“My lady,” said a voice. Alice turned slightly, and Little Roar winced as her pinky nail clipped his delicate ear. The tabby cat that stood there was standing on his hind legs and wore little glasses, much like a human. Alice’s mouth twitched, and then went back to her hideous scowl.

“Yes?” she asked threateningly, as though daring him to give her bad news.

“We’ve caught the March Hare and the Caterpillar,” the cat reported.

“But still no Hatter or Miss Kate?” asked Alice, just to be sure, her eyes flicking dangerously down to the cat in her lap. The cat with glasses shifted nervously.

“Er… not yet,” he confessed. Alice’s expression remained unchanged.

“Then you’d best hurry,” she said in a soft voice, a voice that somehow explained in detail every ghastly thing she planned to do if he did not do exactly as she said. “That hat-making coward can’t hide from me forever, not now that I’ve stolen his precious Wonderland and his newest pet. Go and fetch me our playthings, Raoul; I grow tired of waiting.”

The cat bowed, and two big cages, much like the ones Tweedledee and Tweedledum were stuck in, were brought out. One had the March Hare in it, looking a little worse for wear, and the other held the Caterpillar, sitting calmly with his eyes shut as though he was taking a nice nap, bubble wand in hand. He opened one eye when he was placed before Alice, who smiled. Her smile wasn’t much prettier than her scowl, and was certainly just as mirthless.

“If you keep scowling like that, your face will freeze that way,” offered the Caterpillar helpfully, his expression one of extreme boredom. Alice’s scowl came back.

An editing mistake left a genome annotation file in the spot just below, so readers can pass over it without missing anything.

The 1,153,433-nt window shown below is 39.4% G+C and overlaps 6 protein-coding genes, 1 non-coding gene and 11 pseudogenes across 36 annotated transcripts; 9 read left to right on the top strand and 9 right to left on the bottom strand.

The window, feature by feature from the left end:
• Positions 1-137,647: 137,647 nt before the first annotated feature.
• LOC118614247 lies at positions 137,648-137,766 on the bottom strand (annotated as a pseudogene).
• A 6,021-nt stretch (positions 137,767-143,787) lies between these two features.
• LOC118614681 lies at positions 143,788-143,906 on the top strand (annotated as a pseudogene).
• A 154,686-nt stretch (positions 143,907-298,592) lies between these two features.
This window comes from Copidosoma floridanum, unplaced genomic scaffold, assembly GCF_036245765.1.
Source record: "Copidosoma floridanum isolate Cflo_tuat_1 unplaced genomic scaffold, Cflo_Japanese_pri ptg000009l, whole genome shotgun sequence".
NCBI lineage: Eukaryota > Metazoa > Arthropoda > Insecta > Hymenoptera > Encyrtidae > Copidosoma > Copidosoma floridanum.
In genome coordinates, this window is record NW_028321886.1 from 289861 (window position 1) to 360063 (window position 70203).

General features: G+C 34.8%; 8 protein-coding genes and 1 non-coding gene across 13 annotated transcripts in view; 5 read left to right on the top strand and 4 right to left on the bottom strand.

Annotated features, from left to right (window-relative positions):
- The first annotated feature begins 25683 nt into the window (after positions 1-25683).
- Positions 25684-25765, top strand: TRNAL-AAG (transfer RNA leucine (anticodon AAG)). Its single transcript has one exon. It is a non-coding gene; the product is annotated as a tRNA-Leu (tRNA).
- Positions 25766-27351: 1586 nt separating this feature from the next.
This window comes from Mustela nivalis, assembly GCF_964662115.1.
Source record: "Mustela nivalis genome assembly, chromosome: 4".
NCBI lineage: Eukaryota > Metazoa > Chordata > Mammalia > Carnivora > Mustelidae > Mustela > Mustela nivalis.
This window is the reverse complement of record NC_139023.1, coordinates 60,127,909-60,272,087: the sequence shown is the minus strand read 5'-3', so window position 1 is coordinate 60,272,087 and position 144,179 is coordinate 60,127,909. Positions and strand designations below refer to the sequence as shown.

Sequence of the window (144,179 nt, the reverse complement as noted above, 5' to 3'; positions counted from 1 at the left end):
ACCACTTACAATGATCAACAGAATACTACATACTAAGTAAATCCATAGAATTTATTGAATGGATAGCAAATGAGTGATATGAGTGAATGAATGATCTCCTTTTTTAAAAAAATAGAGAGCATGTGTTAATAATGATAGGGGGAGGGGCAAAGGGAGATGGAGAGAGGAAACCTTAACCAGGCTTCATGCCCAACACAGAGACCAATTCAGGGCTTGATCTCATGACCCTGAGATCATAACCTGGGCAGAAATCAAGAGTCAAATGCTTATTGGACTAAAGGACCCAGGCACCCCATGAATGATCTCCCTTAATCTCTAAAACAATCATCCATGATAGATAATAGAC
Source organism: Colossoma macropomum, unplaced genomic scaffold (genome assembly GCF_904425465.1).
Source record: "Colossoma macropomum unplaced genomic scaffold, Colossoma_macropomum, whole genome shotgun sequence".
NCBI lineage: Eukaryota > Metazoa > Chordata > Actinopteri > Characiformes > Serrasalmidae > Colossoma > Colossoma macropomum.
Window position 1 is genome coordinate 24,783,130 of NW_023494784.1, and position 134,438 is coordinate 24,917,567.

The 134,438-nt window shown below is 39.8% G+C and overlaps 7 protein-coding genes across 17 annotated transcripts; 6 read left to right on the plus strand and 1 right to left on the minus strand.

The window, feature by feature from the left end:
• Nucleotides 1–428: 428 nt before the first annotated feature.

“Caterpillar,” she said frostily.

“Alice,” the Caterpillar replied, with a little bow of his head.

“Please,” the March Hare said, trembling as he leaned forward. “I must have… a typewriter! I have to change the script! Please, go no further! It is worse than torture, worse than death! Kill me now if you must and end it, get it over with, I beg of you! Mercy!”

“I’m afraid I have nothing of the sort,” Alice said rather smugly, dragging her fingernails back over Little Roar’s back. She apparently thought it made her look more regal to stroke a cat, but she still couldn’t seem to get the hang of doing it properly. “Oh,” Alice said, as if just remembering something. She stood up absently, and Little Roar tumbled out of her lap unheeded. He didn’t dare make an effort to escape from his master, although he did scramble out of the way as one of her large black slippers nearly squashed his tail.

“Where is Miss Kate?” she asked, the closest thing she could manage to an inviting smile coming over her face. It was obvious that she was trying as hard as she could, but she couldn’t seem to get the hang of that either.

“You look constipated,” the Caterpillar said with a sigh.

“Where is Miss Kate?” Alice repeated, making no further attempt to smile invitingly. The temperature must have dropped at least 2 degrees more with each syllable that came from between her lips, laden with deep purple lipstick. The Caterpillar, however, just yawned very slowly.

“I really couldn’t say,” he said in a bored sort of voice.

“Oh, I see,” Alice said, nodding understandingly. She turned back to her throne and snapped her fingers as she sat down. Two cats, walking on all-fours unlike the tabby with glasses, raced forward and took the Caterpillar’s cage, standing onto their hind legs to lift it as best they could.

“Give him some time,” Alice ordered. The cats nodded and stumbled away with the cage balanced awkwardly between them. The March Hare, meanwhile, was hopping all about the cage and raising a great clatter trying to get out. He kept muttering something about a script over and over again, in as loudly a hoarse whisper as he could manage.

“Take him away,” Alice said with disgust, averting her eyes and waving her hand. The cats hurried forward to do so. Alice sat back down in her chair and scooped Little Roar from the ground into her lap. “Corbin,” she murmured, with a devilish smile on her face. “Hurry, hurry home to me, or your little pet will know the true meaning of suffering.”

It was all Little Roar could do to merely softly mew his distress as Black Alice’s dark fingernails continued digging mercilessly across his skin.